Two giant sinkholes at risk of colliding in Texas
Friday, June 17, 2016, 3:38 PM - Scientists are warning that two giant and rapidly expanding sinkholes in Texas are at risk of collapsing into each other.
They are about a mile apart and sit between the cities of Wink and Kermit in the West Texas oil patch. A population of nearly 7,000 people live in the area.
Satellite radar imagery shows the sinkholes are growing and new ones are forming at an "alarming rate" as nearby subsidence occurs, according to a study recently published in the scientific journal Remote Sensing.
Geophysicists at Southern Methodist University (SMU) in Dallas, Texas say the area surrounding the two massive sinkholes is unstable, which could lead to the development of one giant sinkhole.
"This area is heavily populated with oil and gas production equipment and installations, hazardous liquid pipelines, as well as two communities. The intrusion of freshwater to underground can dissolve the interbedded salt layers and accelerate the sinkhole collapse,” said Jim-Woo Kim, who leads the SMU geophysical team reporting the findings. “A collapse could be catastrophic. Following our study, we are collecting more high-resolution satellite data over the sinkholes and neighboring regions to monitor further development and collapse.”
The sinkholes were originally caused by the area's prolific oil and gas extractions, which peaked from the mid-1920s to the mid-1960s.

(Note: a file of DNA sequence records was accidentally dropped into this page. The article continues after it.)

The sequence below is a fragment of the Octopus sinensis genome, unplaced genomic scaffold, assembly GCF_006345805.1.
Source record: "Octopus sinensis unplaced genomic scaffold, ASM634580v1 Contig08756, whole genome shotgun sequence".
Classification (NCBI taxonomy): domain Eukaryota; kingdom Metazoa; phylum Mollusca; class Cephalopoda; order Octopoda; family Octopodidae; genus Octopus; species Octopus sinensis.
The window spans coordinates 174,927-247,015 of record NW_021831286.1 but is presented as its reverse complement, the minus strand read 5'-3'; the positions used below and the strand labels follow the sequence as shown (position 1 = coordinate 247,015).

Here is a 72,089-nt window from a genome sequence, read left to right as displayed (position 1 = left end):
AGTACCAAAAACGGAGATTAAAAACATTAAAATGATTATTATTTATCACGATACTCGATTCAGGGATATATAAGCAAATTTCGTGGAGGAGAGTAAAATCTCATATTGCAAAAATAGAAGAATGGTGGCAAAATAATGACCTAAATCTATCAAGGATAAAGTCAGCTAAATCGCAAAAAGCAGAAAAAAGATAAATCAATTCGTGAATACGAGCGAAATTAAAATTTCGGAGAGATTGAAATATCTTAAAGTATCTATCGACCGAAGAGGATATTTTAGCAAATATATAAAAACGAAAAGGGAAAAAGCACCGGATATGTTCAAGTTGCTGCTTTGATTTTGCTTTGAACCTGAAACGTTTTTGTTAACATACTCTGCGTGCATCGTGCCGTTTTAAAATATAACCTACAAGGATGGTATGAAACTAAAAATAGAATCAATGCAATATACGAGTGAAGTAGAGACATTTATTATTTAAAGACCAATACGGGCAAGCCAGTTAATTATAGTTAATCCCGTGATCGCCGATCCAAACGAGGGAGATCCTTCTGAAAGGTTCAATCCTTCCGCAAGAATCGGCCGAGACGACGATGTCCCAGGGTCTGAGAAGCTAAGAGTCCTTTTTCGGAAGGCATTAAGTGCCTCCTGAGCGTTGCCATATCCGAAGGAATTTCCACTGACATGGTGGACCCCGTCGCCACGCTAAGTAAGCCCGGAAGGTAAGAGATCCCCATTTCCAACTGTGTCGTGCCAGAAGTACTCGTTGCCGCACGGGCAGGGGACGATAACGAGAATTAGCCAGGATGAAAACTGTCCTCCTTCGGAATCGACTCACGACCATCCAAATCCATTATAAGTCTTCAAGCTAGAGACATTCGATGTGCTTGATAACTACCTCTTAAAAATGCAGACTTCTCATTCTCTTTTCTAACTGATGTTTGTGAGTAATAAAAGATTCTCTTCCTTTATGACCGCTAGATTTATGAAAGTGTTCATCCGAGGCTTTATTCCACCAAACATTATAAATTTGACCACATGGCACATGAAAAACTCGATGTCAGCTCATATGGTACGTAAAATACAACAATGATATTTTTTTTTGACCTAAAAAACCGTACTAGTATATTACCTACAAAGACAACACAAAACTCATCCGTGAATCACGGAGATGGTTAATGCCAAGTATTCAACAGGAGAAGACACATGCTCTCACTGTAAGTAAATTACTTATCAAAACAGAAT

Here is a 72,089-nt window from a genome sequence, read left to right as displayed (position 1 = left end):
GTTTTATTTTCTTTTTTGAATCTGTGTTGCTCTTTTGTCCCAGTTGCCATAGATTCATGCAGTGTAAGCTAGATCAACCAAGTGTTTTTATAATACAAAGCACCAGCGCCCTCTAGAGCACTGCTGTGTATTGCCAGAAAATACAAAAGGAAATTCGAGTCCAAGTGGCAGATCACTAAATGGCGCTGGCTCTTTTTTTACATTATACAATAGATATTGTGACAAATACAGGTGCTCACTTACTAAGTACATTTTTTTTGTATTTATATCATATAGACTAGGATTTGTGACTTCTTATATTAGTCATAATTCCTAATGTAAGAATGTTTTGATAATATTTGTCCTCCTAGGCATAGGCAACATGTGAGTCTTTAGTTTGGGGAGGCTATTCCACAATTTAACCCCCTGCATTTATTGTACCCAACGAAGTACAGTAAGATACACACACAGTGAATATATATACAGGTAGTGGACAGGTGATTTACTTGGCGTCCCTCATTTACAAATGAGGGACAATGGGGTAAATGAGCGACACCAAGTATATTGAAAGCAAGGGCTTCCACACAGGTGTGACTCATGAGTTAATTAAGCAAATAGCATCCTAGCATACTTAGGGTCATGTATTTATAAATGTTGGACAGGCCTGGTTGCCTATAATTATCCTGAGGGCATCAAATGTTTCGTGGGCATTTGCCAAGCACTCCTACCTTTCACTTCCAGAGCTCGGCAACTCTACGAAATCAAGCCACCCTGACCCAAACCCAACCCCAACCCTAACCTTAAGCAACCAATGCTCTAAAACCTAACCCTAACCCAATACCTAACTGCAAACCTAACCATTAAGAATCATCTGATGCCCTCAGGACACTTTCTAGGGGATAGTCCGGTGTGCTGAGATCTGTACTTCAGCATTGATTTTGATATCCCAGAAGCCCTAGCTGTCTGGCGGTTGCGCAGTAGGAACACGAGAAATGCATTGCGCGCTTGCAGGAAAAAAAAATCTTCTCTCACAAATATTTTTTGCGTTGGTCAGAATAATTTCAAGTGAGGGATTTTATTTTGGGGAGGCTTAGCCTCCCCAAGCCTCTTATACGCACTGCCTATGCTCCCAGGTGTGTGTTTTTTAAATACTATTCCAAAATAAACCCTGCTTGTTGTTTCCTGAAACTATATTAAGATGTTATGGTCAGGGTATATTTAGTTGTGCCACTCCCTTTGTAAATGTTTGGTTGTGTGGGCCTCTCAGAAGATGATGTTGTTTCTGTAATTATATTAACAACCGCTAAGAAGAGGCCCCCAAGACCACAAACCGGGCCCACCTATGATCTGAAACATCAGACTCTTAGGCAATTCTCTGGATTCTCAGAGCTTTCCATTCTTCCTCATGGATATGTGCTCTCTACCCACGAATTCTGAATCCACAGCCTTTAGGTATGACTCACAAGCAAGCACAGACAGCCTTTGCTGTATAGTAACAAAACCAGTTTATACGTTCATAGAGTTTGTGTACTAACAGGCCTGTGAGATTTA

Scientists say the first hole, dubbed Wink Sink No.1, opened up in 1980 near the Hendricks oil well. While it is the smallest of the two sinkholes at 110 metres (360 feet) wide, it appears to be the most unstable. Wink Sink No. 2 opened up 22 years later in 2002 and currently varies from about 200 to 270 metres (656 to 885 feet) across.
Image courtesy: SMU
The holes continue to grow due to changing groundwater levels and dissolving minerals beneath the Earth's surface.
Meanwhile, the greatest rate of ground subsidence is not at either sinkhole, but at an area northeast of No.2 where the ground has been eroding at an annual rate of over 13 centimeters (5 inches) for the last eight years.
"Sinkhole formation has previously been unpredictable, but satellite remote sensing provides a great means to detect the expansion of the current sinkholes and possible development of new sinkholes," said Kim. "Monitoring the sinkholes and modeling the rate of change can help predict potential sinkhole development."
Image: Google Maps